This winter, 25-year-old Peter Walker >premiered his second choreographic work for the Company, dance odyssey. Set to dynamic, melodic music by British composer Oliver Davis and with a blazing, cheeky light show at the outset, dance odyssey pulls the dancers back and forth in athletic, playful pairings, creating a world where each pas de deux holds an element of surprise in its variations.
Walker has been a dancer in NYCB’s corps de ballet since 2012, where he has been a frequent face in featured roles, from Balanchine classics including Agon and The Four Temperaments to this winter’s Romeo + Juliet. But choreography has also been a significant part of his dance education. He has created work in NYCB’s New York Choreographic Institute’s summer sessions, and for several years, he has released a series of YouTube videos with fellow NYCB dancer Emily Kikta, done DIY-style in locations ranging from Paris to L.A.’s Sunken City. His first piece for the Company, ten in seven, premiered during the 2016 Fall Gala. Speaking with Walker in advance of his new ballet’s February premiere, he offered insights about his very own "dance odyssey."
What was the start of dance odyssey?
I was not expecting another commission so soon [after ten in seven], and when this came up, I immediately started searching and I couldn’t find music. It took a long time, but once I did find this music [selections from Oliver Davis’ Dance and Flight], I was ready to go. Ollie was really great and very generous with his time and responses.
dance odyssey was a concerted effort to make something more classical than any of my previous work, to make something reflecting this legacy, this tradition, in this house. That was the goal.
How was it working with your Company colleagues as their choreographer?
The dancers are really easy to work with. And since NYCB produces the most new work of any company, our dancers are used to being created on at a rapid rate.
But sometimes it’s hard to figure out what makes something different physically when you’re creating it. The steps are all the steps, but how do you approach it to tell a different story, to get a different feeling, when I’m looking at it from a third-party perspective, and thinking about it as someone who’s never seen it before?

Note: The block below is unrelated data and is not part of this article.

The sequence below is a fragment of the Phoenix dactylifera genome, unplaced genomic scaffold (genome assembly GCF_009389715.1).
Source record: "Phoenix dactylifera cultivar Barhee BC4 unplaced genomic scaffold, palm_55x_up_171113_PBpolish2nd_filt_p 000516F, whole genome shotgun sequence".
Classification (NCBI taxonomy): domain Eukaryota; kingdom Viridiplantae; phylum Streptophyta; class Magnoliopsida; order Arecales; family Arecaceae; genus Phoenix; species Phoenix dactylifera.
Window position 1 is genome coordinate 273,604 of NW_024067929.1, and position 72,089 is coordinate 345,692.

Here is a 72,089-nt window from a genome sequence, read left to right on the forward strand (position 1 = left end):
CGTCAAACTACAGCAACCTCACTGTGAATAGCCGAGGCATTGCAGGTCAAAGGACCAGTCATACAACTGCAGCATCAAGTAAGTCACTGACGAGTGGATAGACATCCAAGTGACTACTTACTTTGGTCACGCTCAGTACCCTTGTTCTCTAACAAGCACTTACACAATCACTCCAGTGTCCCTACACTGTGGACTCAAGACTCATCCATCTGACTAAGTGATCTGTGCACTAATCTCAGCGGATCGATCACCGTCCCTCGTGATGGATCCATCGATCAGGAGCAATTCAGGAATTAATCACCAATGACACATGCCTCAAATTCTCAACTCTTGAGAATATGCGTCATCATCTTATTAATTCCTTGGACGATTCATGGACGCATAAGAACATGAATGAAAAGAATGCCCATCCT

When did you first start choreographing?
I did my first choreography for [The School of American Ballet] at 18, during my apprentice summer. I did the New York Choreographic Institute summer sessions and two [SAB] Winter Balls; a bunch of work on students. I really started choreographing because I wanted to dance more — I wanted to dance like this, and mostly I end up choreographing on myself.
Ultimately for me it became an education in dance. I try to make things that are what I would like to watch.
How did you start working on videos with Emily Kikta?
We didn’t start making videos until we were both in the Company — really I’ve never made anything that she hasn’t had a hand in. We’re very much of one mind. I’ve never met anyone so "on the same page" creatively. We are always talking about making videos, whenever she has an idea for a video, and whenever I have an idea for a video, we work on it together.
What’s been surprising in the process of creating this piece?
Personally I find it very hard to make ballet steps. Silas Farley and I talk a lot about choreography – because he creates too – and we consider ourselves "choreographic counterparts"; I’m the contemporary and he’s the classical. We talk about choreography a lot, the way you make a ballet, the building blocks: you create a universe, you settle on a set of rules, and then you have to follow those rules, right?
I’ve made these rules for myself with dance odyssey. I’m using pointe shoes, it’s classical music, it’s our orchestra, it’s a proscenium ballet. It’s very straightforward, and in doing so, I can explore what that means to me physically. I’ve never made anything with this much classical vocabulary.
It’s always challenging to make classical ballet steps that seem new but still feel good and are interesting to look at. There are no new steps, and I know them all. So trying to find my individual voice within this approach has been the biggest challenge. My choreographic experience has been mostly shaped by dancing for a camera, which is very different as it’s much more visually based.
Physically and intellectually, it’s a big puzzle. So it’s a big problem-solving exercise for me, the whole thing. Or like a big math problem, which is what I like about it. Once you solve it, it makes sense.
Interview has been condensed and edited for clarity.
NYCB performance photos © Paul Kolnik